Pondering the Trade Paperback Question

Back in 2015, I parted company with my publisher and got the rights back to my four Casey Holland mysteries and cover art. It was an amicable arrangement and I purchased unsold stock at a really reasonable price. Until COVID, I was selling copies of those four books at various craft fairs, festivals, and other events until COVID.

I ran out of stock on the first book, The Opposite of Dark, so I reformatted the book to match the formatting I did for books five and six. What I didn’t do was create a paperback version on Amazon. Given that my publisher sold few print books through that venue, I never seriously considered this option. In fact, the vast majority of indie authors I know sell few print books on Amazon.

As I suspected, the book cover art that my publisher gave me no longer fits. With my formatting, the font is slightly larger to make the text more readable, but it also adds 40 pages to the book. After discussion with a colleague and some fiddling with my daughter’s help, the cover still won’t fit. It looks like I’ll need to have all four covers reformatted by a professional, which I’m hoping my jacket designer can do.

I haven’t reformatted the other three books yet. I’m down to between 50 and 100 copies of each book, which will last a couple of years or more, depending on how soon craft fairs reopen. Honestly, though, reformatting is a finicky, time-consuming process, especially when I’m busy editing new work and marketing my ebooks. So, now I’m wondering if it’s worth the time and effort to redo the print books now, when I won’t need them for some time and they’re not likely to sell on Amazon. The thing is, I don’t plan to sell at craft fairs indefinitely. I’ve done it for seven or eight years now and, on some levels, I’m ready to wind down that part of my writing life.

I’m curious to know if those of you who are authors consider it essential to have a paperback version of your books available on Amazon and other platforms?

Author: debrapurdykong

I'm a British Columbia author who's been writing for over 30 years. My volunteer experiences, criminology diploma, and various jobs, inspired me to write mysteries set in BC’s Lower Mainland. Employment as a campus security patrol and communications officer provide the background for my my Casey Holland transit security novels. I'm also a part-time facilitator in Creative Writing Workshops through Port Moody's Recreation program. Feel free to contact me at dpurdykong@gmail.com

19 thoughts on “Pondering the Trade Paperback Question”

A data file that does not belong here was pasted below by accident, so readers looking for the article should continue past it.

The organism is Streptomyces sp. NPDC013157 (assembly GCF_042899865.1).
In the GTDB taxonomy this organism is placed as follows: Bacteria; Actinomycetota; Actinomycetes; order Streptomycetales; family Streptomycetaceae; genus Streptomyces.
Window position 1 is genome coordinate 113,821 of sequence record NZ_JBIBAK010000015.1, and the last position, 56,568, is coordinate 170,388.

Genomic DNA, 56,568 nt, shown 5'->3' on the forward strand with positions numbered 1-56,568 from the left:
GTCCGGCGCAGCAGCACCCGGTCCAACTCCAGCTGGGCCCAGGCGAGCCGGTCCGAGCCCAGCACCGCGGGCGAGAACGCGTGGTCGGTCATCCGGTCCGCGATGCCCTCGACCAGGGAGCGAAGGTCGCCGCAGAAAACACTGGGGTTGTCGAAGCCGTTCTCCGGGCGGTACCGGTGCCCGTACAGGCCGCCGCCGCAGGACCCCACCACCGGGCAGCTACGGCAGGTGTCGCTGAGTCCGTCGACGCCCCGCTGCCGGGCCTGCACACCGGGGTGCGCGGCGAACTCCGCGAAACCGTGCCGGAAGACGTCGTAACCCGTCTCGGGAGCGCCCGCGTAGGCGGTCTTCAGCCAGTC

1. I read lots of mysteries always as ebooks. These days I read all my fiction on a Kindle. I generally get them through Netgalley, Kindle Unlimited, my library, etc . The most I pay is $1.99 and KU is, of course, a monthly sub, but the rest are usually free books other sources. A new novel from a fave author, I order from the library in print.
    Nonfiction is different for me — I prefer print d/t images, maps, etc. I always borrow them from the library first to see if I want to buy them.

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  2. Following. I offer all of my books as print through Amazon. about 20% of sales are print which really surprised me. I’m curious how it goes for others.

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  3. Debra, I feel for you and all the hassle trying to reformat the books. Lots of fiction books are sold on Kindle yet there are occasions when people want a paperback copy … only you but is it worth all your time, trouble and money to change the cover for these? Can you maybe hold off making a final decision for a while longer?

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    1. Thanks, Annika. Yes, I’m in no particular rush, as I’ve gone this long without paperbacks, and no one has contacted me asking for the PB version, so….:) I’m giving all of this more thought.

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  4. I think it is different with children´s books but I sell about 50% print/50% ebooks on Amazon. But, I have a publisher so I don´t have to worry about formatting. I do think it is good to offer both as some people can´t read off an e-reader. Tough decision.

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    1. I did, and he had the same trouble with his cover. It took a lot of finicky cut and pasting for him to widen the spine, but another colleague might have a solution. I just need to try it out.

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  5. My books are available in both ebook and print from Amazon. I just checked my numbers. In 2019, print sales were 6% of total Amazon sales. In 2020 print sales were 11% of total Amazon sales. I use the same interior and cover files for both Amazon (KDP) and the local printer (Island Blue) where I purchase my author copies. Ingram requires a different cover-file format, but the cover designers generally do Ingram and Amazon (KDP) at the same time. So, for me, the Amazon (KDP) print is essential.

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  6. Here’s the rub: no one can see what someone is reading on a Kindle… There is some advertising benefit to being seen held in the hand in a public place….”That looks interesting…is it good?” I say open the door!

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